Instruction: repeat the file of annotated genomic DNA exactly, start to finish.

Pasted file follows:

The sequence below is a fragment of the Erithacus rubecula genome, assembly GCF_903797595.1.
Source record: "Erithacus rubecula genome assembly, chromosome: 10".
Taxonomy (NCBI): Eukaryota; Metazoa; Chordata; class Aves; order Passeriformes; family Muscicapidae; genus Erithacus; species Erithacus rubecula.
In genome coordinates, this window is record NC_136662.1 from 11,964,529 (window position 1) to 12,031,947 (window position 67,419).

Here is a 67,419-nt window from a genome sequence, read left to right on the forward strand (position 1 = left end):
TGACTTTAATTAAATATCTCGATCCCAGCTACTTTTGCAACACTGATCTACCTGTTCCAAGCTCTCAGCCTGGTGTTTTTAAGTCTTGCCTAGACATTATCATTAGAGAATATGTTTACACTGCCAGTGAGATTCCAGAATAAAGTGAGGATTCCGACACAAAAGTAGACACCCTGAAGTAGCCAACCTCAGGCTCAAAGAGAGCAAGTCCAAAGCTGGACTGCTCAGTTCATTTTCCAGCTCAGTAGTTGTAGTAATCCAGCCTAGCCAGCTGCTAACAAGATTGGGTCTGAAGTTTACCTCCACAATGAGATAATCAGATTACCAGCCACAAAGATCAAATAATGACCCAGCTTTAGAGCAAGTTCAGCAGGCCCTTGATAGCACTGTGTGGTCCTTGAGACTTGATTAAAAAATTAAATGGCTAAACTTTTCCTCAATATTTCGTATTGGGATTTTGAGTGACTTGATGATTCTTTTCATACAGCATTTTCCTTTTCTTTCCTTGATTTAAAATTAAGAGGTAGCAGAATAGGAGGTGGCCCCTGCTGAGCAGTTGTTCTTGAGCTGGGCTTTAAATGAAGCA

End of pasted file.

The sequence below is a fragment of the Erithacus rubecula genome, assembly GCF_903797595.1.
Source record: "Erithacus rubecula genome assembly, chromosome: 10".
Taxonomy (NCBI): Eukaryota; Metazoa; Chordata; class Aves; order Passeriformes; family Muscicapidae; genus Erithacus; species Erithacus rubecula.
In genome coordinates, this window is record NC_136662.1 from 11,964,529 (window position 1) to 12,031,947 (window position 67,419).

Here is a 67,419-nt window from a genome sequence, read left to right on the forward strand (position 1 = left end):
TGACTTTAATTAAATATCTCGATCCCAGCTACTTTTGCAACACTGATCTACCTGTTCCAAGCTCTCAGCCTGGTGTTTTTAAGTCTTGCCTAGACATTATCATTAGAGAATATGTTTACACTGCCAGTGAGATTCCAGAATAAAGTGAGGATTCCGACACAAAAGTAGACACCCTGAAGTAGCCAACCTCAGGCTCAAAGAGAGCAAGTCCAAAGCTGGACTGCTCAGTTCATTTTCCAGCTCAGTAGTTGTAGTAATCCAGCCTAGCCAGCTGCTAACAAGATTGGGTCTGAAGTTTACCTCCACAATGAGATAATCAGATTACCAGCCACAAAGATCAAATAATGACCCAGCTTTAGAGCAAGTTCAGCAGGCCCTTGATAGCACTGTGTGGTCCTTGAGACTTGATTAAAAAATTAAATGGCTAAACTTTTCCTCAATATTTCGTATTGGGATTTTGAGTGACTTGATGATTCTTTTCATACAGCATTTTCCTTTTCTTTCCTTGATTTAAAATTAAGAGGTAGCAGAATAGGAGGTGGCCCCTGCTGAGCAGTTGTTCTTGAGCTGGGCTTTAAATGAAGCA